There are nine categories included in each CORE exam: Abdominal, Breast, Cardiac, Chest, Head and Neck, Musculoskeletal, Neuroradiology, Paediatrics, and Urogenital. In addition to these categories, the Short Cases also include Interventional/Vascular and Hybrid imaging. The Multiple Response Questions section encompasses all the previous categories, but also features Imaging physics (including Radiation safety), Imaging pharmacology (including Contrast media and Radiopharmaceuticals), Management, Artificial Intelligence and Informatics, with a set number of questions for each section, as according to the blueprint (Table 2).
Arithmetic mean of the scores obtained in each MRQ. Each MRQ is scored from 0 to 100%.
Arithmetic mean of the scores obtained in each SC. Each SC is scored from 0 to 100%.
Arithmetic mean of the scores obtained in each CORE case. Each CORE case is graded from 0 to 10 points.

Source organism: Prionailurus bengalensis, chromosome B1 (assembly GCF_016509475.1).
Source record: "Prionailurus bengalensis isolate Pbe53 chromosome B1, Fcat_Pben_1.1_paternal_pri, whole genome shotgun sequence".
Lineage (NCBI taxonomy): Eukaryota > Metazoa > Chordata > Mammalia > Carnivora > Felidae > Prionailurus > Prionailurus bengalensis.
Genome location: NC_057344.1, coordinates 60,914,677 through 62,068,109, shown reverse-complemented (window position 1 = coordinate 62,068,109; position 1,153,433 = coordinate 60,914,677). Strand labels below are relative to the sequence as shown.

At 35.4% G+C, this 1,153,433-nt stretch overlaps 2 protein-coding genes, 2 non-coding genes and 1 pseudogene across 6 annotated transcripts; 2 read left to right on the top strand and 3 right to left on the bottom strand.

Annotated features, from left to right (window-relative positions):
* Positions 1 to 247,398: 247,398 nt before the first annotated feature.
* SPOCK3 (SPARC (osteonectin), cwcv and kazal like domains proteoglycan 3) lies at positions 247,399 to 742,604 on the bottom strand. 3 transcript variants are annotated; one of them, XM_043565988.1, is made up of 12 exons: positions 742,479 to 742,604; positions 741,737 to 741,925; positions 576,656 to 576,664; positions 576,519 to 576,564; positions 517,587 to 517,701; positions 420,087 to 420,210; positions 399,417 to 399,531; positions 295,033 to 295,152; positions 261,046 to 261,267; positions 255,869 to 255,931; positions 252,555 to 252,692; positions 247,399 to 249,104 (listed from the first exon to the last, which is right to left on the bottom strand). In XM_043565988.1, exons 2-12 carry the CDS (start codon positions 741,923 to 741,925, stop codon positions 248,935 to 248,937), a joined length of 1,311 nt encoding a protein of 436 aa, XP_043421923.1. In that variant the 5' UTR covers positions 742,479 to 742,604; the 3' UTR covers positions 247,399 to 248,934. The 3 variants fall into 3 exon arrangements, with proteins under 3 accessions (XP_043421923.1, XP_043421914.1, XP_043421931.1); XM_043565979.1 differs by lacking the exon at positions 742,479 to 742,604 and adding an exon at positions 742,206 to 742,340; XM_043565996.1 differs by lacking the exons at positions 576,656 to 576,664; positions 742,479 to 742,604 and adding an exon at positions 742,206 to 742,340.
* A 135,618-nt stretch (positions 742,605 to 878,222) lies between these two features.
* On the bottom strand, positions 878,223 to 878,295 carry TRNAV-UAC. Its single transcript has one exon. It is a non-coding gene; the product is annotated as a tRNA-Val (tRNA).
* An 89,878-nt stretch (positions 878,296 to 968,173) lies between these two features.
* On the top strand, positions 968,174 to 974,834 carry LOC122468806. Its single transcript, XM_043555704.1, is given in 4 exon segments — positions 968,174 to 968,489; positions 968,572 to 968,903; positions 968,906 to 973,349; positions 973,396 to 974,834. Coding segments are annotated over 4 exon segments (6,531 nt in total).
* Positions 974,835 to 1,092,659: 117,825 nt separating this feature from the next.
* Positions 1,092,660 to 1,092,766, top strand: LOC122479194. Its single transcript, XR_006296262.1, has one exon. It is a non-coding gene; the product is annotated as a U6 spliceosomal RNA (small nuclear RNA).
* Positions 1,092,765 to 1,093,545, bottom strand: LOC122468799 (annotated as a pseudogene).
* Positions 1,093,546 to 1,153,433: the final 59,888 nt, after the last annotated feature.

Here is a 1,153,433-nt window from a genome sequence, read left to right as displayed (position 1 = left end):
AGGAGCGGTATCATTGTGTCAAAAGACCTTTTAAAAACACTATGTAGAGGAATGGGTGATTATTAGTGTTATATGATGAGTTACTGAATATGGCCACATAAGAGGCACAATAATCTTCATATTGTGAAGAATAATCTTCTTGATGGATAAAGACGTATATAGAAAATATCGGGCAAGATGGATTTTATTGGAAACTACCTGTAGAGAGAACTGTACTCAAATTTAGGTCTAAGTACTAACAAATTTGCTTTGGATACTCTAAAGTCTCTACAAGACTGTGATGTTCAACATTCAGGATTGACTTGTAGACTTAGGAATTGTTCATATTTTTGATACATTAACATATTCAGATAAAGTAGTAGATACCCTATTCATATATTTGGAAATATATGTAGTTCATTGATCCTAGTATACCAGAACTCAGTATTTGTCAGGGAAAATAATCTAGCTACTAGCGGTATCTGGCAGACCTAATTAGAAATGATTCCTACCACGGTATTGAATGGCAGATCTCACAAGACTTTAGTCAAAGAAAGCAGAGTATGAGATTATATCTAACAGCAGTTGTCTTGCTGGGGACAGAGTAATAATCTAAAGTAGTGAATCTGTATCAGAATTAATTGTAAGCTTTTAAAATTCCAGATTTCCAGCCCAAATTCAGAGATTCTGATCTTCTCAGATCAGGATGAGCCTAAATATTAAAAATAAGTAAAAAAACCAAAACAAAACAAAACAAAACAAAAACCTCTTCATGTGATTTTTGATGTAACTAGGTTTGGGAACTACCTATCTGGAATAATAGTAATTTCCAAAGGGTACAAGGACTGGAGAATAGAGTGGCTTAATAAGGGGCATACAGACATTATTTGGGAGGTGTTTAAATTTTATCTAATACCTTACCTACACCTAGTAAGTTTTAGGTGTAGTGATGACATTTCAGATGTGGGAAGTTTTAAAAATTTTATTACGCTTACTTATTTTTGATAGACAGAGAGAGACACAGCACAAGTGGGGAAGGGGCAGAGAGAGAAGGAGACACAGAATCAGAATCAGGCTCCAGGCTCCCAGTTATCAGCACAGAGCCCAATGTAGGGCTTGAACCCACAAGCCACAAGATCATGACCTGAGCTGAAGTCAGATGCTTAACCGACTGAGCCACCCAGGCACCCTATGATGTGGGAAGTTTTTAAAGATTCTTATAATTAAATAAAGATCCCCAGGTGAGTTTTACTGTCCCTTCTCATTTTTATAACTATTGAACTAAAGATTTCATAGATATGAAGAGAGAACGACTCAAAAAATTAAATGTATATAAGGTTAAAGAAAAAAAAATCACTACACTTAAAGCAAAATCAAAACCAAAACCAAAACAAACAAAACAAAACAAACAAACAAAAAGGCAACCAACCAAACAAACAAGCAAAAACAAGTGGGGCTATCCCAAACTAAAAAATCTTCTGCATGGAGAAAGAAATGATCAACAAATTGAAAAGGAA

Oral (Previous format): Arithmetic mean of the score obtained in each oral case. Each oral case is graded from -2 to +2.
A standard minimum and maximum pass-marks have been established for each part of the exam, so even if in a given exam the pass-mark drops below this value, the established minimum is still respected, and the same applies to the maximum value.
In order to obtain the EDiR certificate, candidates must have a score equal or greater than the pass-mark in each section (WWS and CORE or oral in the previous format).
After the exam takes place, the following statistics are calculated for each question:
Difficulty: calculated based on the average of the scores obtained for each individual in the corresponding question. Depending on the result, there are three categories:
Too easy: if the average is above 90%
Normal: if the average lies between 10% and 90%
Too difficult: if the average is below 10%
Discrimination: calculated with Pearson’s correlation coefficient, which determines if the question discriminates correctly between candidates with a good performance and those with a poor performance. Depending on the result, there are four categories:
Wrong discriminator: if the correlation is negative
Too low discriminator: if the correlation is positive but below 20%
Low discriminator: if the correlation is positive and between 20% and 30%
Good discriminator: if the correlation is above 30%